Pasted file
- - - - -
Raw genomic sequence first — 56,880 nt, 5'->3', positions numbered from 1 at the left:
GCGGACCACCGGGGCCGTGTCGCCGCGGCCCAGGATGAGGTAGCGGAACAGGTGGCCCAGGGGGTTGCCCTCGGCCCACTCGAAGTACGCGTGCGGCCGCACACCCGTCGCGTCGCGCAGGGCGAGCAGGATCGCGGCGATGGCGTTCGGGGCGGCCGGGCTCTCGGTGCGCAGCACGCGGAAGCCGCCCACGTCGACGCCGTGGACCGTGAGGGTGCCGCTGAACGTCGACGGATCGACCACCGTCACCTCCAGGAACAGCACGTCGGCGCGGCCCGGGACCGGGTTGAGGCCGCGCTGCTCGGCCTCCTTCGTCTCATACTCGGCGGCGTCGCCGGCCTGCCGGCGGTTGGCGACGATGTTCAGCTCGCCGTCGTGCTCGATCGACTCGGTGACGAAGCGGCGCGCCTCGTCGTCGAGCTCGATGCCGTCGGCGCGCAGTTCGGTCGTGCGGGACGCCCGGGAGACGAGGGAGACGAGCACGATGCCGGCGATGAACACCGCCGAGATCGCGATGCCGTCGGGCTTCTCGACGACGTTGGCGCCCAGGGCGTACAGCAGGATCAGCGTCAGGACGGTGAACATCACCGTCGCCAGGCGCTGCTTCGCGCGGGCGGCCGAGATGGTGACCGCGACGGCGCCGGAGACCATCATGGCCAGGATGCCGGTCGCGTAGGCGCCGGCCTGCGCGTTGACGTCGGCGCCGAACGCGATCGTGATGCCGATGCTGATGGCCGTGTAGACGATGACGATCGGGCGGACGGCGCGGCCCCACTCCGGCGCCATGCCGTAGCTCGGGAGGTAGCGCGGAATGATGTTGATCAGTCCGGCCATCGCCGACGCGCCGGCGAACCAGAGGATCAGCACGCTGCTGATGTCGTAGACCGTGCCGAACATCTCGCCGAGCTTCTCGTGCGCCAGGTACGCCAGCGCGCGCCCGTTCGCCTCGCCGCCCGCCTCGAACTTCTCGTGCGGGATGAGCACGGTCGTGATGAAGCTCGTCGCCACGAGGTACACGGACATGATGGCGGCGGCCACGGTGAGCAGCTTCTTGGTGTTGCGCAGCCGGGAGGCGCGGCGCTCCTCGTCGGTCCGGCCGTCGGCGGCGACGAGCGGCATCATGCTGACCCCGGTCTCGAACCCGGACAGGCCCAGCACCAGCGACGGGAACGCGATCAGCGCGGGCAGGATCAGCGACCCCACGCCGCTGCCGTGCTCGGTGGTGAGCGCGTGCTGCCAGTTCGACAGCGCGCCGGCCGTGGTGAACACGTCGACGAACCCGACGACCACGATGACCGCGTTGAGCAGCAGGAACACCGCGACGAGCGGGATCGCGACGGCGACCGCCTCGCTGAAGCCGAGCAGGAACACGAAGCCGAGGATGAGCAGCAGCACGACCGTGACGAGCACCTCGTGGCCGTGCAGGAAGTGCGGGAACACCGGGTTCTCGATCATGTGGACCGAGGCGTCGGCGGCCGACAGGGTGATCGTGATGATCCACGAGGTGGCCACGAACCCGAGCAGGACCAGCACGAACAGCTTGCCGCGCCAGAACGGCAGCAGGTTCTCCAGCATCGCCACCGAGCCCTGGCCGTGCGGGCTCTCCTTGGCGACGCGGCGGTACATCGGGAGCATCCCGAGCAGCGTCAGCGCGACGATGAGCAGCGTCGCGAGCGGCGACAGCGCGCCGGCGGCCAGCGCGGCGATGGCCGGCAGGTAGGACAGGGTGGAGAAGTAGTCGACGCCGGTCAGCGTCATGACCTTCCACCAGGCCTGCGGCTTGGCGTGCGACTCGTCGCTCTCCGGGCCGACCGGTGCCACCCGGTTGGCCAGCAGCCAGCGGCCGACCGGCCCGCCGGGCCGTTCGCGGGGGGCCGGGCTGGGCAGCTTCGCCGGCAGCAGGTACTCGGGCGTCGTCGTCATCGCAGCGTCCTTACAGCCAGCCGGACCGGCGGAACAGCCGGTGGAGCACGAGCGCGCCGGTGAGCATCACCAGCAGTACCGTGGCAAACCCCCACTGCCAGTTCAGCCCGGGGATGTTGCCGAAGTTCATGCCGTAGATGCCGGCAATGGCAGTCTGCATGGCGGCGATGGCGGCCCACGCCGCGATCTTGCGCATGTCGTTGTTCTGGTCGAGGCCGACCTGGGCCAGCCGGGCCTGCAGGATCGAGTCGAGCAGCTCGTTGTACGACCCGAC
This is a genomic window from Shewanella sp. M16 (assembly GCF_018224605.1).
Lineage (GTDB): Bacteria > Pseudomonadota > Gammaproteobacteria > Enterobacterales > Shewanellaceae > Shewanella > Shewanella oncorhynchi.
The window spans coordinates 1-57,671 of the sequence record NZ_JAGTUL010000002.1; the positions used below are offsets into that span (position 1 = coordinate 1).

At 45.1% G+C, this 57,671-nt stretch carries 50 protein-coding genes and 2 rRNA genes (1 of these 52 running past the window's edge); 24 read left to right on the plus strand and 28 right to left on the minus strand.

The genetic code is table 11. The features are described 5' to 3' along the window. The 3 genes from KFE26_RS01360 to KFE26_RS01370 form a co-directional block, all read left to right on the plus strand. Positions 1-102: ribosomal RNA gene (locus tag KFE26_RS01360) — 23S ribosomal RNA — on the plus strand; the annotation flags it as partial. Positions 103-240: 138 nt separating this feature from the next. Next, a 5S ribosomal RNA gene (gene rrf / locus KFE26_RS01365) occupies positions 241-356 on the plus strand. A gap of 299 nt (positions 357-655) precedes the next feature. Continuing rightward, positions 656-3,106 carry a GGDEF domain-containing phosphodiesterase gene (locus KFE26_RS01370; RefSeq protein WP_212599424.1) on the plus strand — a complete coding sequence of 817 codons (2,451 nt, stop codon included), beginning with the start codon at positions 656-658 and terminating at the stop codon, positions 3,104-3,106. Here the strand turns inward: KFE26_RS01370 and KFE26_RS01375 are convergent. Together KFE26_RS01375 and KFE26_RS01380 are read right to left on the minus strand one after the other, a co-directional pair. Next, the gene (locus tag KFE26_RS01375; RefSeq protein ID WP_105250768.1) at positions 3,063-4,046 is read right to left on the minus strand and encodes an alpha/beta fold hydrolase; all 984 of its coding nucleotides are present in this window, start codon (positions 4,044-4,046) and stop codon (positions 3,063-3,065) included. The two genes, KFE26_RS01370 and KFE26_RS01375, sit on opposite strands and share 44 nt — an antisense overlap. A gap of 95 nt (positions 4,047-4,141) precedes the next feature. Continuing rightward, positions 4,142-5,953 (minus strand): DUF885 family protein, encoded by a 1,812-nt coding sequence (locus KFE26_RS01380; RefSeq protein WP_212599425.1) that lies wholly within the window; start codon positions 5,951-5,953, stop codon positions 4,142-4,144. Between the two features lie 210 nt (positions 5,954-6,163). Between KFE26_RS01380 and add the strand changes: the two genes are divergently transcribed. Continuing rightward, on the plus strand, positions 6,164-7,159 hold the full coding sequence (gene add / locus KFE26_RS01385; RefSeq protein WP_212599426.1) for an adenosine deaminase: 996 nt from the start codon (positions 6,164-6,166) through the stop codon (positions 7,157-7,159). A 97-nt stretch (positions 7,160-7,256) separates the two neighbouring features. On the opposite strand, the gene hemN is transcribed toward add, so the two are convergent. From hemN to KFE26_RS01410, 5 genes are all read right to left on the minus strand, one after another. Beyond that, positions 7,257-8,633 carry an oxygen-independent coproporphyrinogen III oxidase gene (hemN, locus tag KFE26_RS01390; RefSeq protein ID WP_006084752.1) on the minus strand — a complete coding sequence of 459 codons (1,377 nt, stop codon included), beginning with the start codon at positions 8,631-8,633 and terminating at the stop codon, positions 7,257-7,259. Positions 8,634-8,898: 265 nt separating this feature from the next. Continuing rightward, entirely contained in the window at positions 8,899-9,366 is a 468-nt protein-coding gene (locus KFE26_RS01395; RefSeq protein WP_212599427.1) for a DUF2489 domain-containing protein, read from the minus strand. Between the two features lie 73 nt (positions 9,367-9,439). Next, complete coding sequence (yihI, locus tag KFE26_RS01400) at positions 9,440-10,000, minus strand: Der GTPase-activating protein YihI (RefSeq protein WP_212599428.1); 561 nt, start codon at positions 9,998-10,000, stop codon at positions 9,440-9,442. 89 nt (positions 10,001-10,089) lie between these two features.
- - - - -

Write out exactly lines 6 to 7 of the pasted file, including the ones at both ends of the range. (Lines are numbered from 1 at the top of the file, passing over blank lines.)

At 45.1% G+C, this 57,671-nt stretch carries 50 protein-coding genes and 2 rRNA genes (1 of these 52 running past the window's edge); 24 read left to right on the plus strand and 28 right to left on the minus strand.

The genetic code is table 11. The features are described 5' to 3' along the window. The 3 genes from KFE26_RS01360 to KFE26_RS01370 form a co-directional block, all read left to right on the plus strand. Positions 1-102: ribosomal RNA gene (locus tag KFE26_RS01360) — 23S ribosomal RNA — on the plus strand; the annotation flags it as partial. Positions 103-240: 138 nt separating this feature from the next. Next, a 5S ribosomal RNA gene (gene rrf / locus KFE26_RS01365) occupies positions 241-356 on the plus strand. A gap of 299 nt (positions 357-655) precedes the next feature. Continuing rightward, positions 656-3,106 carry a GGDEF domain-containing phosphodiesterase gene (locus KFE26_RS01370; RefSeq protein WP_212599424.1) on the plus strand — a complete coding sequence of 817 codons (2,451 nt, stop codon included), beginning with the start codon at positions 656-658 and terminating at the stop codon, positions 3,104-3,106. Here the strand turns inward: KFE26_RS01370 and KFE26_RS01375 are convergent. Together KFE26_RS01375 and KFE26_RS01380 are read right to left on the minus strand one after the other, a co-directional pair. Next, the gene (locus tag KFE26_RS01375; RefSeq protein ID WP_105250768.1) at positions 3,063-4,046 is read right to left on the minus strand and encodes an alpha/beta fold hydrolase; all 984 of its coding nucleotides are present in this window, start codon (positions 4,044-4,046) and stop codon (positions 3,063-3,065) included. The two genes, KFE26_RS01370 and KFE26_RS01375, sit on opposite strands and share 44 nt — an antisense overlap. A gap of 95 nt (positions 4,047-4,141) precedes the next feature. Continuing rightward, positions 4,142-5,953 (minus strand): DUF885 family protein, encoded by a 1,812-nt coding sequence (locus KFE26_RS01380; RefSeq protein WP_212599425.1) that lies wholly within the window; start codon positions 5,951-5,953, stop codon positions 4,142-4,144. Between the two features lie 210 nt (positions 5,954-6,163). Between KFE26_RS01380 and add the strand changes: the two genes are divergently transcribed. Continuing rightward, on the plus strand, positions 6,164-7,159 hold the full coding sequence (gene add / locus KFE26_RS01385; RefSeq protein WP_212599426.1) for an adenosine deaminase: 996 nt from the start codon (positions 6,164-6,166) through the stop codon (positions 7,157-7,159). A 97-nt stretch (positions 7,160-7,256) separates the two neighbouring features. On the opposite strand, the gene hemN is transcribed toward add, so the two are convergent. From hemN to KFE26_RS01410, 5 genes are all read right to left on the minus strand, one after another. Beyond that, positions 7,257-8,633 carry an oxygen-independent coproporphyrinogen III oxidase gene (hemN, locus tag KFE26_RS01390; RefSeq protein ID WP_006084752.1) on the minus strand — a complete coding sequence of 459 codons (1,377 nt, stop codon included), beginning with the start codon at positions 8,631-8,633 and terminating at the stop codon, positions 7,257-7,259. Positions 8,634-8,898: 265 nt separating this feature from the next. Continuing rightward, entirely contained in the window at positions 8,899-9,366 is a 468-nt protein-coding gene (locus KFE26_RS01395; RefSeq protein WP_212599427.1) for a DUF2489 domain-containing protein, read from the minus strand. Between the two features lie 73 nt (positions 9,367-9,439). Next, complete coding sequence (yihI, locus tag KFE26_RS01400) at positions 9,440-10,000, minus strand: Der GTPase-activating protein YihI (RefSeq protein WP_212599428.1); 561 nt, start codon at positions 9,998-10,000, stop codon at positions 9,440-9,442. 89 nt (positions 10,001-10,089) lie between these two features.